Chef Paul R. Owl stands in the kitchen at Mādahòkì Farm

Chef Paul R. Owl at Mādahòkì Farm

Chef Paul R. Owl stands over a fresh tray of baked bannock in the kitchen of Mādahòkì Farm. “Everyone talks about how their Kokom makes the best bannock in the world,” he says. “Kokom means ‘grandma’ in Cree. I don’t mean to compete with anyone’s grandma but try this out.”

He hands me a roll, still warm from the oven. The crust is crispy like a baguette and inside is like a sourdough with a hint of maple syrup. As I chew and nod with approval, Chef Paul looks me in the eye and says, “I’m your Kokom now.”

That’s the kind of humour you can expect from Chef Paul; a little bit deadpan and a lot of kidding/ not kidding. It keeps everyone in the kitchen on their toes and a bit of levity in the work as everyone gets down to chopping, mixing, and cooking.

Chef Paul R. Owl in the kitchen at Madahoki Farm

We had the pleasure of collaborating with Paul at this year’s Summer Solstice Indigenous Festival in Ottawa. Down a wooded path, away from the hubbub of the powwow grounds and the market, a green oasis was set up. There in a clearing were decorated picnic tables under canopies and Tawnshi Charcuterie boxes set out for an exclusive culinary experience.

In addition to the two types of smoked salmon, jellied cedar, dulce, pickled milkweed, and other ingredients we shipped out from Vancouver, Chef Paul contributed his Kokom-level bannock as well as smoked maple blueberry bison bologna and red currant sage bison pemmican.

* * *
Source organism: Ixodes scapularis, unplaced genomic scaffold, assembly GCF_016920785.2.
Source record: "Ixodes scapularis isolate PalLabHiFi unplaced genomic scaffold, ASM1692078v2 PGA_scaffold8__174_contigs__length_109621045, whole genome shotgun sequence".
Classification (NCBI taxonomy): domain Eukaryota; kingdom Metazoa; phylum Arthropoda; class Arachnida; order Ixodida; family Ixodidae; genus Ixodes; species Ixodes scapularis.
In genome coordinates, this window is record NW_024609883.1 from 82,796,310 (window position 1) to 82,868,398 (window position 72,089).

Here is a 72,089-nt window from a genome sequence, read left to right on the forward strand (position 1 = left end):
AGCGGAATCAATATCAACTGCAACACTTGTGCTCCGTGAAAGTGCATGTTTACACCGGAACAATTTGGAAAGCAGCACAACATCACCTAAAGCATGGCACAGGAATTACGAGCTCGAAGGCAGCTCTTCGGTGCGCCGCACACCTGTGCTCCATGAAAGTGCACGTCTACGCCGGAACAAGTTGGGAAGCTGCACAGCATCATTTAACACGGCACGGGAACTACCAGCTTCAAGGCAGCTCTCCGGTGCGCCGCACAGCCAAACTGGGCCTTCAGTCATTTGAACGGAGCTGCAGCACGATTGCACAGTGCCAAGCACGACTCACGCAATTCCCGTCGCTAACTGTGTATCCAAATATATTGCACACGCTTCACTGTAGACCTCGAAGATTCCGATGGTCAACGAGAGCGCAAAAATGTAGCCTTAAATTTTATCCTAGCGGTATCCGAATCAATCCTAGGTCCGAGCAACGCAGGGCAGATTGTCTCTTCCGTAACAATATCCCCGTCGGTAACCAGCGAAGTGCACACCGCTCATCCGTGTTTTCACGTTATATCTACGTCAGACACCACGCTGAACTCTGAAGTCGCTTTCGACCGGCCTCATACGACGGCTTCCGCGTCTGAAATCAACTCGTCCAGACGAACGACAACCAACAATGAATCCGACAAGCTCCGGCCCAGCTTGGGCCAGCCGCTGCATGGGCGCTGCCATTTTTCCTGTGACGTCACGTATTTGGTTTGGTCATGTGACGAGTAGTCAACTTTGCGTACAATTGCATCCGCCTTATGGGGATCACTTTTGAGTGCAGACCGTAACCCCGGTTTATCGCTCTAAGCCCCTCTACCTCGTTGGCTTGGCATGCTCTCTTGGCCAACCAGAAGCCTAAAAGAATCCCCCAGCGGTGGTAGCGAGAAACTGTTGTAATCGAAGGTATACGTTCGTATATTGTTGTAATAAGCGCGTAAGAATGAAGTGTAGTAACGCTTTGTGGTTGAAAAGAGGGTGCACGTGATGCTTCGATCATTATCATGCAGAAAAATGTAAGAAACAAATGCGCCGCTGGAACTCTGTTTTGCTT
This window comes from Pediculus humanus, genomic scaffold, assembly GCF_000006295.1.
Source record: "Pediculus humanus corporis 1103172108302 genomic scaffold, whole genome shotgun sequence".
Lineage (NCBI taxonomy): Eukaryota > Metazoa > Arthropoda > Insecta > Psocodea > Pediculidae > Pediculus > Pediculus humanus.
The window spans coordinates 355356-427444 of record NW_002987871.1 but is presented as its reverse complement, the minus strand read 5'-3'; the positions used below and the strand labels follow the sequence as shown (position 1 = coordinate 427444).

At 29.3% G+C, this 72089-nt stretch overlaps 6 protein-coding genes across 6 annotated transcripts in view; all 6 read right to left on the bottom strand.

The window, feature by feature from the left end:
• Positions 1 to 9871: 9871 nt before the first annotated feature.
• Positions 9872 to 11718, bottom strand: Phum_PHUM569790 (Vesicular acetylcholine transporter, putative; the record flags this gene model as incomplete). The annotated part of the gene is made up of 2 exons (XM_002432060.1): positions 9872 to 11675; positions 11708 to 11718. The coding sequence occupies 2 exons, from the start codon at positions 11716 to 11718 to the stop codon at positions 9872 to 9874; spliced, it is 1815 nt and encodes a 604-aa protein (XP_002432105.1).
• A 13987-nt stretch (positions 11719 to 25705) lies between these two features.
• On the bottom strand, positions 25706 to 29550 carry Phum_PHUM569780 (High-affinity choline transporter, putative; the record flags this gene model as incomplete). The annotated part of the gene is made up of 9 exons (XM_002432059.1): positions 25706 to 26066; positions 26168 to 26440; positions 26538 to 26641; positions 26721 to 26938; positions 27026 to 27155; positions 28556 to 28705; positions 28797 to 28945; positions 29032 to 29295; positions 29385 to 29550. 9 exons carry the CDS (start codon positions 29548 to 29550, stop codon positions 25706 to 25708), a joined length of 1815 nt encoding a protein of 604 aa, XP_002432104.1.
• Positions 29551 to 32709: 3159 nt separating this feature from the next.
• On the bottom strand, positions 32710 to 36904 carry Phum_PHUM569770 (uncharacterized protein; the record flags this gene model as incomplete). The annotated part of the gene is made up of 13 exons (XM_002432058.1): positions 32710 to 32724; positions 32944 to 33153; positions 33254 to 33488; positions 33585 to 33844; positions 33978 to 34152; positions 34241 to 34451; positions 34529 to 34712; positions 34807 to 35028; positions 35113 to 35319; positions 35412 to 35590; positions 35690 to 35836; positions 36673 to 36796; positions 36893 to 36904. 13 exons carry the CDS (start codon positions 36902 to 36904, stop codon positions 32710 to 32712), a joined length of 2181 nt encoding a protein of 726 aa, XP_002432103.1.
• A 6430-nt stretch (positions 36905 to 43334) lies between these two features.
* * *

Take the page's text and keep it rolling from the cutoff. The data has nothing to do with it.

Baked bannock loaf, maple blueberry bison bologna, red current sage pemmican jerky

The picnic experience also came with cedar infused drinks designed by Chef Paul – a wildberry chai and a wild mint. The cedar infusion lends the drinks a medicinal flair. If you like root beer, or Jagermeister, you will like these. My favourite was the wildberry mint!

Ziibiins Nibi Cedar Wildberry Chai

"I know I could run my own kitchen somewhere else, but what we are doing here at Mādahòkì Farm is special," says Chef Paul. "There is a real purpose here to reintroduce indigenous cuisine and experimentation with how that happens. We have the freedom to try different things. I tell the cooks I mentor to chase failure, don't be afraid of it. That's the only way to learn, right?"

We couldn't agree more and look forward to collaborating further with Chef Paul and Mādahòkì Farm, bringing their unique and storied flavours to our charcuterie boards and boxes.


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